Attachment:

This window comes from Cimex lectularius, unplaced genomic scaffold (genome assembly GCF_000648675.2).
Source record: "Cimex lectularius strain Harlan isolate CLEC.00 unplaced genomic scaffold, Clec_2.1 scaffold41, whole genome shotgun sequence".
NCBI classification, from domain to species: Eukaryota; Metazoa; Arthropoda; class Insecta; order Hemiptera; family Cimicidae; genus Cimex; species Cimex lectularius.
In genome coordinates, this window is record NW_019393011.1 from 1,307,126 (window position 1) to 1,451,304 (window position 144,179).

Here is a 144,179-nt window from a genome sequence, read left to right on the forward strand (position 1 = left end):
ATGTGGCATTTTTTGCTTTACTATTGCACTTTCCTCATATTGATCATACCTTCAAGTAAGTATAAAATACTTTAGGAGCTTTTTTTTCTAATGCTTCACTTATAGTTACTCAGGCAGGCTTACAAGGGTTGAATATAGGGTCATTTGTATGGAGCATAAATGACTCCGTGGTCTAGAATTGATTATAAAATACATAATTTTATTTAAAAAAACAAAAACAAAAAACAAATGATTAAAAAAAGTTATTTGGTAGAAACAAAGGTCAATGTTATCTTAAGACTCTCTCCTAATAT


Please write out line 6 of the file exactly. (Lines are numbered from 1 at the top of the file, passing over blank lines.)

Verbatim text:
ATGTGGCATTTTTTGCTTTACTATTGCACTTTCCTCATATTGATCATACCTTCAAGTAAGTATAAAATACTTTAGGAGCTTTTTTTTCTAATGCTTCACTTATAGTTACTCAGGCAGGCTTACAAGGGTTGAATATAGGGTCATTTGTATGGAGCATAAATGACTCCGTGGTCTAGAATTGATTATAAAATACATAATTTTATTTAAAAAAACAAAAACAAAAAACAAATGATTAAAAAAAGTTATTTGGTAGAAACAAAGGTCAATGTTATCTTAAGACTCTCTCCTAATAT